Laurence H. Jackson, Mark F. Lythgoe, and Daniel J. Stuckey
15.1 The Heart and Heart Failure 333
15.2 Cardiac Engineering and Cell Therapy 334
15.3 Imaging Heart Failure 336
15.3.1 Cine MRI 336
15.3.2 Regional Heart Function 338
15.3.3 Viability Imaging 340
15.3.4 Relaxometry and Parametric Imaging 342
15.3.5 Myocardial Perfusion Imaging 344
15.4 Imaging Cardiac Regeneration 346
15.5 Monitoring Cardiac Regeneration 348
15.5.1 MRI to Track Stem Cells 348
15.5.2 MRI to Track Engineered Tissues 353
15.6 Translational Potential and Future Directions 355
References 357
16 Peripheral Nerve Tissue Engineering and Regeneration Observed Using MRI 367
Shan Ho Chan and Shan hui Hsu
16.1 Introduction 367
16.2 Receiver Coils Commonly Applied in Nerve Tissue Engineering 368
16.3 Various Tools for Real Time Monitoring of the Nerve Regeneration 368
16.4 Current Materials, Methods, and Concepts in Peripheral Nerve Repair 368
16.5 MRI Parameters in Peripheral Nerve Tissue Engineering 371
16.6 Advantages of Real Time Monitoring of Nerve Regeneration Using MRI 373
16.7 Choosing Animal Models for MRI Studies of Peripheral Nerve Tissue Engineering 374
16.8 Imaging Ability Through Nerve Conduits of Peripheral Nerve Tissue Engineering 375
16.9 Further Imaging Functions of MRI in Peripheral Nerve Tissue Engineering 376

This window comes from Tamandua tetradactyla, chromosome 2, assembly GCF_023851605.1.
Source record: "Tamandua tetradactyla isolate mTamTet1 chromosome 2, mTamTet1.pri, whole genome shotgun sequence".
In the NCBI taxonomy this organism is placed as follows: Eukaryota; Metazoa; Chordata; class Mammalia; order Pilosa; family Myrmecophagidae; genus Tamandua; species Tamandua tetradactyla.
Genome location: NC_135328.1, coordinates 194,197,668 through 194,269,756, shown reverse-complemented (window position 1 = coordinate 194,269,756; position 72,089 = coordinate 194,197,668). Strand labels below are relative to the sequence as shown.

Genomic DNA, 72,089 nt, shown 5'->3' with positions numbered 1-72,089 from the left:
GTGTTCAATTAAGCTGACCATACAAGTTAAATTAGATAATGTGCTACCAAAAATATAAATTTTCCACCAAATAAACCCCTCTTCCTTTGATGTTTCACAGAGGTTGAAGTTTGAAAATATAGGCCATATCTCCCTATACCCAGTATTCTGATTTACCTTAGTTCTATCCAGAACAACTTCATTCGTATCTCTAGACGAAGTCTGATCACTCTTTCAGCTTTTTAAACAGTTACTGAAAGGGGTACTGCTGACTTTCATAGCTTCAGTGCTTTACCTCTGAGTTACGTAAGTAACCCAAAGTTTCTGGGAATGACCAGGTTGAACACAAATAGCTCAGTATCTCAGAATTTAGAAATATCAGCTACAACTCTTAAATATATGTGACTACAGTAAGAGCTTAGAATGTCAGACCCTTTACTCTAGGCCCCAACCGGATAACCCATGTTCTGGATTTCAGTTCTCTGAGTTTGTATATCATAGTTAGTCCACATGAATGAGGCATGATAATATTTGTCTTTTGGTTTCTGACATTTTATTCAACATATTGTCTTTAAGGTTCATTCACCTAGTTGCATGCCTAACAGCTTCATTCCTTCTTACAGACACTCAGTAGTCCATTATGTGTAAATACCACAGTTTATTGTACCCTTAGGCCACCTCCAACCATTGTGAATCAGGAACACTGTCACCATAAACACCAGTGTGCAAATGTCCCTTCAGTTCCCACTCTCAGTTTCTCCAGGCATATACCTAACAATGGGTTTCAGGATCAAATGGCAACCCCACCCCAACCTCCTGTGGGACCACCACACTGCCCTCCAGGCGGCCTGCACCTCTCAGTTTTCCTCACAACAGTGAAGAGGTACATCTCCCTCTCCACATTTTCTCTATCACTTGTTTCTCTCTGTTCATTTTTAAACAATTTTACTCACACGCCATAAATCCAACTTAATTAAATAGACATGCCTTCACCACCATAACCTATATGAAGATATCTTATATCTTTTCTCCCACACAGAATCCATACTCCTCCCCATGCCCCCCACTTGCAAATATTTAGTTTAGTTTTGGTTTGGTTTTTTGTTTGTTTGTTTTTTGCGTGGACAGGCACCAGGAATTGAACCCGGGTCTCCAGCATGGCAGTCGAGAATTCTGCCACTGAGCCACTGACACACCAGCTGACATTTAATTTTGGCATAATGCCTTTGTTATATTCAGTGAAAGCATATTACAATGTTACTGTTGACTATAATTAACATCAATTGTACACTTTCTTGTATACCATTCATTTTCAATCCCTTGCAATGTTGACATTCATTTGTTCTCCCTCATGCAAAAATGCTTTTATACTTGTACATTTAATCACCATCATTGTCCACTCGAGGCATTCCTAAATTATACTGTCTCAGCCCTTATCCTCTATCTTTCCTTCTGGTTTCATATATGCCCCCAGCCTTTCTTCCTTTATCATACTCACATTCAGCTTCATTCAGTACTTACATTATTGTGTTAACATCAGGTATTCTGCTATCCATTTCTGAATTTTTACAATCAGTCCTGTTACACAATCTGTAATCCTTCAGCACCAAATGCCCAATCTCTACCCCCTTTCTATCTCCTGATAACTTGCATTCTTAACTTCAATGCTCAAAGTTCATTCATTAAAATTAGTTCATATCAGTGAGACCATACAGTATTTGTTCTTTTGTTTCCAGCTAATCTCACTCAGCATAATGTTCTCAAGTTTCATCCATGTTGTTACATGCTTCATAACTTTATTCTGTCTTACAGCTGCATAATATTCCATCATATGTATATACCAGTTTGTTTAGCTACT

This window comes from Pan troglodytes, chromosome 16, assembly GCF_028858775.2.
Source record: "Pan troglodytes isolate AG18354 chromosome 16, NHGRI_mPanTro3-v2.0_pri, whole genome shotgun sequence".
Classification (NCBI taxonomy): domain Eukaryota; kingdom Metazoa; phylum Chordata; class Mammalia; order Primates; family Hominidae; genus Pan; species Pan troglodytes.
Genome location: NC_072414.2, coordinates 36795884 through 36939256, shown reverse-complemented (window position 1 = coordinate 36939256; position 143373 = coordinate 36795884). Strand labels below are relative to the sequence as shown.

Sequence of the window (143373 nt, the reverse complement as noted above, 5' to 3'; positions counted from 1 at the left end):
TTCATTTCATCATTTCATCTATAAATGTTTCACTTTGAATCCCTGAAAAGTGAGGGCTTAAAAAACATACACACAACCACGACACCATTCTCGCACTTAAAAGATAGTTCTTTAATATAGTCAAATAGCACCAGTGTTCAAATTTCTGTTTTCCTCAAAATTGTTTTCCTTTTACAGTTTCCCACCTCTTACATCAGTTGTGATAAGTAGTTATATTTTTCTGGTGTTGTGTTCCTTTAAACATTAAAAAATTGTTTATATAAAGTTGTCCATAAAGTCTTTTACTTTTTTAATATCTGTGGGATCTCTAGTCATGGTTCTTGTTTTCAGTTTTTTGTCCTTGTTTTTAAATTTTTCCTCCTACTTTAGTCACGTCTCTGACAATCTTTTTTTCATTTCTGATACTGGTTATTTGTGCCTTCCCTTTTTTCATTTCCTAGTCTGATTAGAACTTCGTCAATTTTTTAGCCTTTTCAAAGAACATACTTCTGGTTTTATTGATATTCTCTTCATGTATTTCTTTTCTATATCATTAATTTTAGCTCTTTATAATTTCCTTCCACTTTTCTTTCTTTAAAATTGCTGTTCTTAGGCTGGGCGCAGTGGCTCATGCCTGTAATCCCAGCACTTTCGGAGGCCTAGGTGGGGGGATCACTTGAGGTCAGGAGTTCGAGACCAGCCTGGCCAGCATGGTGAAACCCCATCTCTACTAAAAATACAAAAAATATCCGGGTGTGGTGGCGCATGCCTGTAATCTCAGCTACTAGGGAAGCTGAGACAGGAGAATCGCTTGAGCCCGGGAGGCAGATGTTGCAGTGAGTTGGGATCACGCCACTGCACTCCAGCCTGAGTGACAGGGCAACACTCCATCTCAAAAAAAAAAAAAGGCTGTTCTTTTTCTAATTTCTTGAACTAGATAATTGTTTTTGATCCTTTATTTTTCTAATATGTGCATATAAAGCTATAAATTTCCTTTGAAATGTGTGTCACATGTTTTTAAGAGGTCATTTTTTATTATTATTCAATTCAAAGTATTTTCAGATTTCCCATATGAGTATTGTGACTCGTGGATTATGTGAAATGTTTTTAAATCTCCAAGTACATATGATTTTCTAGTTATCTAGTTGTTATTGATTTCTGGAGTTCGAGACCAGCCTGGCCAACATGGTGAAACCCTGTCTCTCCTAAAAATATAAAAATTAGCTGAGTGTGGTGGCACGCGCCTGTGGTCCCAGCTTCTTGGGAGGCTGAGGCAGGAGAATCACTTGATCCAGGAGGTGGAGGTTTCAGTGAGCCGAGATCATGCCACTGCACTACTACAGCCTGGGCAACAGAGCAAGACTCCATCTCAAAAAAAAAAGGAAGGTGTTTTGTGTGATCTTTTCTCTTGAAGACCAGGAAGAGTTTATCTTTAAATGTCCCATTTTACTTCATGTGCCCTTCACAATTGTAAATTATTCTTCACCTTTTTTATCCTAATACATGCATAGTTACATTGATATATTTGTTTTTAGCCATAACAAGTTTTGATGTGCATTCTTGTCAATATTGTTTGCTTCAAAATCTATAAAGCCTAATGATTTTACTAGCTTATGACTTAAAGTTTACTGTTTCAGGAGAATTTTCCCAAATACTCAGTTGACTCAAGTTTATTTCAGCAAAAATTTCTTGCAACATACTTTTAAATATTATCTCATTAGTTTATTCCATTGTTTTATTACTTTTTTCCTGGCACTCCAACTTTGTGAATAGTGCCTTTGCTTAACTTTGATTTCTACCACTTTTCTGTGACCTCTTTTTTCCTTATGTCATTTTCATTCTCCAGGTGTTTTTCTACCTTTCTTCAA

16.10 Tractography in Peripheral Nerve Tissue Engineering 376
16.11 Novel Contrast Agents 378
16.12 Conclusions 378
References 379
Index 383

Notă biografică

MRIGNAYANI KOTECHA is currently a research professor of bioengineering at University of Illinois at Chicago and directs the Biomolecular Magnetic Resonance Spectroscopy and Imaging Laboratory (BMRSI). In this position, she is developing proton and sodium magnetic resonance spectroscopy (MRS) and magnetic resonance imaging (MRI) techniques for monitoring the growth of musculoskeletal engineered tissues. Her broad research interests include the application of MRI–based techniques to cell and tissue–based regenerative medicine.
RICHARD L. MAGIN is currently a professor of bioengineering at University of Illinois at Chicago and directs the Diagnostic NMR Systems Laboratory, USA. Professor Magin is a fellow of the IEEE and AIMBE and a former editor of Critical Reviews in Biomedical Engineering. In 2012 he was designated a "Distinguished" Professor of Bioengineering at UIC. His research interests focus on the applications of magnetic resonance imaging (MRI) in science and engineering.
JEREMY J. MAO is currently professor at Columbia University, USA, and also Edwin S. Robinson Endowed Chair. Dr. Mao′s research team has been at Columbia for the past 7 years and made several important discoveries including a cover article in The Lancet. In addition, Dr. Mao′s work has been published in Nature Medicine, The Lancet, Cell Stem Cell, JCI, and so on. Altogether Dr. Mao has published over 260 scientific papers and proceedings and written 2 books. Dr. Mao′s research has led to over 70 patents and establishment of 2 biotechnology companies. Dr. Mao has received a number of prestigious awards including Yasuda Award and Spanadel Award.